This entry was posted in Gary, jail, pain, psychology, stereotypes, women. Bookmark the permalink.

11 Responses to Jailhouse Waiting Room

  1. Stephanie says:

    Sounds like you were just what that tougher-than-nails chick needed–someone to let her guard down with for just a minute.You have always struck me as someone who would be the best listener ever, if people would give you the chance to do so. I believe we’re placed in situations like that very one for a reason. You might never know how much it touched her that you sat in the ants while she cried. But maybe you made all the difference to her.Good for you for slowing down long enough to just be there.

  2. Mean Stepmom says:

    Do you think maybe all of this happened for a reason? Maybe you or Gary have helped someone just by being there.

  3. macocha says:

    I agree with both comments above. I cannot believe some of the conversations you have overheard…wow.

  4. Sungold says:

    Wow. This is really touching – partly because the first stories sort of invite the reader (me) to feel detached because I really can’t imagine my life getting *that* messed up. And then that line about the ants just ambushed me.Man, I hope Gary will be home soon. I know you aren’t posting details here, and that’s only right, but I would like to hear if you get an ETA for his trip home.

  5. dragonmctt says:

    Love this post! When BM had DH arrested, luckily it was only for 9 days before everything got sorted out, but I remember thinking each day when I would pull up to the trailer that housed the TV screen I could see DH on, “this is soooo not me.” Never in a million years did I ever think I would be going to visit someone in jail.I remember one time, as I was making my way down the rows of TV monitors to get to the one with DH’s number on it, I passed by a monitor with some poor guy just staring out into emptiness. His visitor was a no-show, and as I was leaving when our time was up, part of me wanted to just sit down and talk to him for a few minutes.Whole different world, isn’t it?

  6. Smirking Cat says:

    Sungold, Gary will be home in November. Dragonmctt, Gary has told me a lot of the men there, no matter how tough they are any other time, look completely lost if their girlfriend or wife does not come to visit. It’s a different world, and a relationship structure I want no part of (name-calling, control issues, etc.). I am still astounded that there is no support group, no venue whatsoever for the families on the “outside” who are doing time right along with the inmates.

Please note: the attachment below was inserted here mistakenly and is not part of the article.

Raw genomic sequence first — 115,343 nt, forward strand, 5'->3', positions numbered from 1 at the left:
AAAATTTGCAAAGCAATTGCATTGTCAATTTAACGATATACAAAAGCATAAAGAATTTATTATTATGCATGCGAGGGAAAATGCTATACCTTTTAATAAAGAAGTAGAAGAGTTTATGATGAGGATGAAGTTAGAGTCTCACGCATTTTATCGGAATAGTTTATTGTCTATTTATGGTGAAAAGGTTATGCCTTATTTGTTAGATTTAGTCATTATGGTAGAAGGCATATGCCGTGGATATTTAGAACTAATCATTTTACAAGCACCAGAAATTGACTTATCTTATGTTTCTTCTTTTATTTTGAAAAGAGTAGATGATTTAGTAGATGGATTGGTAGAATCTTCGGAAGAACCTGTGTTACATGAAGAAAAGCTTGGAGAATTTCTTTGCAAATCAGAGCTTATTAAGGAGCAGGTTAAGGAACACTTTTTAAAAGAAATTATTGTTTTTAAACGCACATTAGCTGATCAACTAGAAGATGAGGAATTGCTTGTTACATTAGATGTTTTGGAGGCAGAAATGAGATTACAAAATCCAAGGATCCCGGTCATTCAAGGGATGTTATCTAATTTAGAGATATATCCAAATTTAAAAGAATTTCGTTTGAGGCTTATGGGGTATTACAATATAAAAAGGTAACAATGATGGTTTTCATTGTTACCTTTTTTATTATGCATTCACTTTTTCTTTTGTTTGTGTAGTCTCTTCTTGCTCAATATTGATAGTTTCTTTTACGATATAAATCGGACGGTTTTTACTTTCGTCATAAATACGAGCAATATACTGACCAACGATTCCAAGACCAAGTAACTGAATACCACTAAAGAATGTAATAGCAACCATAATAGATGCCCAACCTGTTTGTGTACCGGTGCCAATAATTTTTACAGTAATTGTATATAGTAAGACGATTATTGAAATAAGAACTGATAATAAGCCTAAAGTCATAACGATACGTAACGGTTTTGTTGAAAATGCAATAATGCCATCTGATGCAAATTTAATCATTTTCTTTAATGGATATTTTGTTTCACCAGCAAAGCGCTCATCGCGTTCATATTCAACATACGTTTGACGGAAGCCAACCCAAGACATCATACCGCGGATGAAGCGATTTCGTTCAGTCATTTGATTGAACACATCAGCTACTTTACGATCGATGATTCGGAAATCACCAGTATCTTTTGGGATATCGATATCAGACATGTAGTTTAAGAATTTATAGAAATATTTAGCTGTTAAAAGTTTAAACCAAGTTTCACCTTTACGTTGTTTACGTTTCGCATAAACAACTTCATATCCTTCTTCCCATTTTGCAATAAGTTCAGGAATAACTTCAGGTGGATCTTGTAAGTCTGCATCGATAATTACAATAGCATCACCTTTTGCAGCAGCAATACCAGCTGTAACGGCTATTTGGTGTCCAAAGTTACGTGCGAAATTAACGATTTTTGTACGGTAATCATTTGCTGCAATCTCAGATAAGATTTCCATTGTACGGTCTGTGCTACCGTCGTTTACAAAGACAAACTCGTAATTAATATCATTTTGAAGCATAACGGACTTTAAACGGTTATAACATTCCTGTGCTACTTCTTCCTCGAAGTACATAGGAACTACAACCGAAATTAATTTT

7. furiousBall says:

    i believe what Gary told you. i can’t imagine myself being so hard and tough that i needed no one. i would assume those that need no visitors are probably in a special place of the prison, because that is probably frightening

  8. dragonmctt says:

    What wrecked me too about this man, was that it is quite an ordeal just to set up a visit. Rules about how often you can go, how long the visit is, the long, drawn out process DH had to go through to get to the area that they had for the inmates to utilize the monitors. I couldn’t imagine going through all that to set up the visit, know that DH had to spend the better part of the day just getting transferred to the location, him waiting anxiously just to see a familiar face, and then just not show up. And then thinking about him having to go back to his cell block, after sitting there for the whole visit time staring at no one, wondering what happened, if I was alright and when he would see me again. Nothing short of death would make me miss a visit. The worst was also the limits on how many people could visit at a time. Could you imagine having several kids and telling one of them, sorry, you can’t come this week to see your father, but your brothers/sisters can. Ugh!

  9. Helena S. says:

    I’m sorry, I couldn’t find the answer in your previous posts (don’t have time to read them thoroughly) so is your husband/boyfriend in jail? For what, if I may ask? Very interesting post here.

  10. Smirking Cat says:

    Helena S., yes, he has been in jail since April and will be coming home in November. I go into more detail on my private blog, not here, since unfortunately, not every reader here has Gary’s best interests at heart.

  11. Marmee says:

    I’ve been following your blog for several months now. Your writing is so descriptive. I’d love an invitation to your private blog, but I do understand if it is just for friends/family.Thanks for blogging!